A journey back in time helps solve a modern gene editing conundrum

April 18, 2024

By Christopher Vaughan

Hiro Nakauchi, MD, PhD

The gene editing technology known as CRISPR-Cas9 has given researchers the opportunity to precisely edit genes, an ability that can potentially lead to prevention or cures for genetic diseases that have long been incurable. However, researchers at the Institute for Stem Cell Biology and Regenerative Medicine found—somewhat by accident—that the gene editing technology is often not as precise as scientists think, and that some of the errors that it produces are difficult to spot using current technologies. Straightening things out required institute scientists to use older genetic technology common a generation ago. 

The problem was first noticed by Fabian Suchy, PhD, a postdoctoral fellow in the laboratory of Professor Hiro Nakauchi, MD, PhD. After using the CRISPR system with engineered viral particles to carefully insert new genes into cells, he noticed that the cells’ appearance and behavior (the phenotype) was inconsistent with indications of whether the right genes had been successfully inserted (the genotype). Cells that showed fluorescent labels indicating that they had successfully taken up the inserted gene were not acting like it.

“We weren’t sure what was going on,” Suchy said. “At first we thought that the genes were sometimes being randomly inserted (and were therefore not active), but that turned out not to be the case.”

Sequencing some gene-edited cells’ DNA showed that the new genes were indeed inserted where they should be. Suchy did some digging into the historical record and found something interesting. Normally, the new genes the researchers intend to edit into a cell’s genome are nested in the middle of leftover viral DNA sequences that are intended to drop away as the gene is inserted into its target position. But through a biochemical quirk, the bits of viral DNA that were used to carry the new gene into the genome could link up with each other to form long chains. If the bits of viral DNA link up with each other, it could create an insertion that includes multiple copies of the new gene interspersed with bits of viral DNA between each one.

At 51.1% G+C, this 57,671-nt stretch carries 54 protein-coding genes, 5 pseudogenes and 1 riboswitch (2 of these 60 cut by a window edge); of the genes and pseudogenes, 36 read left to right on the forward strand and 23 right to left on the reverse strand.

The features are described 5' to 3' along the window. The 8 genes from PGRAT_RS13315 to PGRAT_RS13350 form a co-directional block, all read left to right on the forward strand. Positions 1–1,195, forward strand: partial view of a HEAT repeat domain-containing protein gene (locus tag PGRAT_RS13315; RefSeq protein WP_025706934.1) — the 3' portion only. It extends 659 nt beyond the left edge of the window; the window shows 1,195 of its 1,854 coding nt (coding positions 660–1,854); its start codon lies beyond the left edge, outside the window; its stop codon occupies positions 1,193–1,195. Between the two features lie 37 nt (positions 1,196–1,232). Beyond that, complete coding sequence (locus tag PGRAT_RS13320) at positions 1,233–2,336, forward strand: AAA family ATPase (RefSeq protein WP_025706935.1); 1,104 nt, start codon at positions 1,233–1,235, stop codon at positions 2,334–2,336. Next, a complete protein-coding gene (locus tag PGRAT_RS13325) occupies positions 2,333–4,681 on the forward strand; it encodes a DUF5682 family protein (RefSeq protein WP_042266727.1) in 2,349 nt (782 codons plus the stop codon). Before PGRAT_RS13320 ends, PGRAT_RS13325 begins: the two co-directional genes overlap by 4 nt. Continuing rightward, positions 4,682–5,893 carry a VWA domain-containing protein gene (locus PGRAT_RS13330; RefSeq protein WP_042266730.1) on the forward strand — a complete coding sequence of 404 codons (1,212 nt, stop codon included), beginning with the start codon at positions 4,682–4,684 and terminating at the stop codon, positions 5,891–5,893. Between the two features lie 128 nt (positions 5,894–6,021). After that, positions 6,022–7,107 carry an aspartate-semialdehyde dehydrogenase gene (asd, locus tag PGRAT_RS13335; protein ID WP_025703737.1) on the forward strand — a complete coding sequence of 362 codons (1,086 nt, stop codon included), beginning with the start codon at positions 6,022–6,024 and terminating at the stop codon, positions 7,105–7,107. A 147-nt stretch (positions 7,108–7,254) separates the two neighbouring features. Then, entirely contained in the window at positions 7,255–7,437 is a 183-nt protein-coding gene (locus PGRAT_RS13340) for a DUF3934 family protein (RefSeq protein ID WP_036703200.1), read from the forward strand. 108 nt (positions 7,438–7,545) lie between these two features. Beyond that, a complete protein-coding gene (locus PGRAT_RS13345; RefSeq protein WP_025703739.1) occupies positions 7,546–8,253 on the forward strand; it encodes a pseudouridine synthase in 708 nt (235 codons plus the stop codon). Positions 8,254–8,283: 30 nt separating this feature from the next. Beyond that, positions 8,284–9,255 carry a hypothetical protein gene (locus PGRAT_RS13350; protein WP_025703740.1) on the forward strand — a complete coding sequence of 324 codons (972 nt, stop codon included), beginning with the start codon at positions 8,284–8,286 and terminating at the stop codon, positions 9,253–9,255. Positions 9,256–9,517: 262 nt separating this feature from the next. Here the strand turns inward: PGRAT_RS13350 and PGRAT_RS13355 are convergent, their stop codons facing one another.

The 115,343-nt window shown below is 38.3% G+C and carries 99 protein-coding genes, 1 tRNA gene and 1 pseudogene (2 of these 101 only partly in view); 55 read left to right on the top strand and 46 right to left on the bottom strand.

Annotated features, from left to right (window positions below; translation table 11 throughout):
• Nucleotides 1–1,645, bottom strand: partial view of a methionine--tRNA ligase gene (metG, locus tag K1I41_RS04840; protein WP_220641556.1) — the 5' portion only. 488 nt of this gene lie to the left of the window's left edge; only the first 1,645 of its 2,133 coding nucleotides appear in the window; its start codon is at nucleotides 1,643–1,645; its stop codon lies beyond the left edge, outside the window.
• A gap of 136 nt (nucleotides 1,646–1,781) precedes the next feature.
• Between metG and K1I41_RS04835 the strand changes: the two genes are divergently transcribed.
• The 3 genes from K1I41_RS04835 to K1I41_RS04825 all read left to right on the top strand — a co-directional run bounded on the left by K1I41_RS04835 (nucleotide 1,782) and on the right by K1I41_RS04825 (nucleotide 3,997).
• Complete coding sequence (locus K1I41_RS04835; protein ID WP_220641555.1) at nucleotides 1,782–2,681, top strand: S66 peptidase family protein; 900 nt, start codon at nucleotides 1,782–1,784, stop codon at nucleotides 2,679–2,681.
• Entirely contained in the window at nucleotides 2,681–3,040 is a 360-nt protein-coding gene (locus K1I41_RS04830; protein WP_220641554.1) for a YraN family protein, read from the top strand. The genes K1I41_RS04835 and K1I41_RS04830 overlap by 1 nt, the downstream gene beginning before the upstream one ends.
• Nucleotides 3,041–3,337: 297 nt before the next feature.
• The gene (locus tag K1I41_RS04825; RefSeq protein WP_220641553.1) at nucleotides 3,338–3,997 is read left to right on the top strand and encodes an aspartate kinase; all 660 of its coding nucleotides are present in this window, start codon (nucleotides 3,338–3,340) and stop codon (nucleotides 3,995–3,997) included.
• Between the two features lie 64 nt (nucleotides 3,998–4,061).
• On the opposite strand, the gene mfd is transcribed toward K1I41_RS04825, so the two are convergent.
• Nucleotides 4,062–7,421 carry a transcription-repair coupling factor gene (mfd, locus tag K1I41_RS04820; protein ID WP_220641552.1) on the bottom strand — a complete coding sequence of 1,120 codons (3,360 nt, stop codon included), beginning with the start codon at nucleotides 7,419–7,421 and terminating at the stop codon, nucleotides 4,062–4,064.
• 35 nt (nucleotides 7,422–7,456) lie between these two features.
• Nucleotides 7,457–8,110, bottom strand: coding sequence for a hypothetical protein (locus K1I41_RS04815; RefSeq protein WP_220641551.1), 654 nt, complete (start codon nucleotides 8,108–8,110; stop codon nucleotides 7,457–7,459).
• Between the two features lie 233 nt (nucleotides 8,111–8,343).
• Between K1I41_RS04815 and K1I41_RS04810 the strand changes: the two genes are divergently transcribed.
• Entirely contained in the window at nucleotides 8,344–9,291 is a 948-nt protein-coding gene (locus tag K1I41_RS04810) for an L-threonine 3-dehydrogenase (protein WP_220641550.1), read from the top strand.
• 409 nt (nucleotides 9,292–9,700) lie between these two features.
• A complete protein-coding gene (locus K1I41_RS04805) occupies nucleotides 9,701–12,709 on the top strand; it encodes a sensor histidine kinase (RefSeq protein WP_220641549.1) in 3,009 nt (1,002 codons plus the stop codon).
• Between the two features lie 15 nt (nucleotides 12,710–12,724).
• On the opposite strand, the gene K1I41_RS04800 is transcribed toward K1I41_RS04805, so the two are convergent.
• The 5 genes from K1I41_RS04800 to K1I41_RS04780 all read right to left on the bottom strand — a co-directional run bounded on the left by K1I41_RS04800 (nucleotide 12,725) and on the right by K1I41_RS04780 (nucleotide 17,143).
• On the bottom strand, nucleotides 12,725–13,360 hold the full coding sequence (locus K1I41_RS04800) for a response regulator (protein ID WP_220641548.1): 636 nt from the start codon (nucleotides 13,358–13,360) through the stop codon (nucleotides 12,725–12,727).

“The linkage of this viral DNA was shown in the 1970s, but these genetic chains have not been shown to frequently insert by researchers doing gene editing now,” Suchy said.

Proving that this linkage was happening in the lab—and that the scientists were inserting multiple genes and viral material instead of single genes—was not simple, however. “It was very hard to spot the insertion of multiple genes using common, modern methods,” Suchy said.

To find out whether this was happening, Suchy enlisted the help of senior research scientist Katja Pekrun, PhD. Pekrun is familiar with Southern blots, a technique invented in the 1970s that was well known to any genetic researcher practicing 40 years ago, but which is now largely unused. Southern blots break up DNA into pieces and then use an electric current to pull those pieces through a gel. Large pieces of DNA move more slowly than small pieces, so if multiple copies of the gene and viral material are inserted, that section of DNA will not advance as far in the gel over time.

“The Southern blots were tedious to do, and required a lot of DNA,” Suchy said. “But once we finished, it was very obvious that multiple genes were being inserted.” They eventually developed easier detection methods and found that around 50 percent of the edited cells had these hidden, repeat insertions.

Once this viral DNA linkage and insertion was identified in one system, Suchy teamed up with postdoctoral fellow Daiki Karigane MD, PhD in the lab of institute director Ravi Majeti MD, PhD to investigate this phenomenon in many cell types and genes. Indeed, the team found these linked insertions could occur in multiple genes and cell types, including pluripotent stem cells and blood stem cells, indicating this to be a broad problem in gene editing, the researchers said.

Luckily, the team also went on to find ways to avoid the viral DNA linking that lead to multiple gene insertions. A key element of editing with CRISPR is the use of a guide RNA that directs a protein called Cas9 to cut the cell’s DNA at a precise location. The team found that they could use a different guide RNA to cut out the viral DNA before the new gene was inserted. This reduced the incidence of multiple insertions by more than ten-fold, they said. 

“These findings might help researchers around the world who are making gene edits understand why they may not be getting the results they expect, and give them tools to correct the problem,” Nakauchi said. 

The research was published in the Journal Nature Biotechnology. Suchy and Karigane were co-first authors on the paper. Nakauchi and Majeti were co-senior authors on the paper.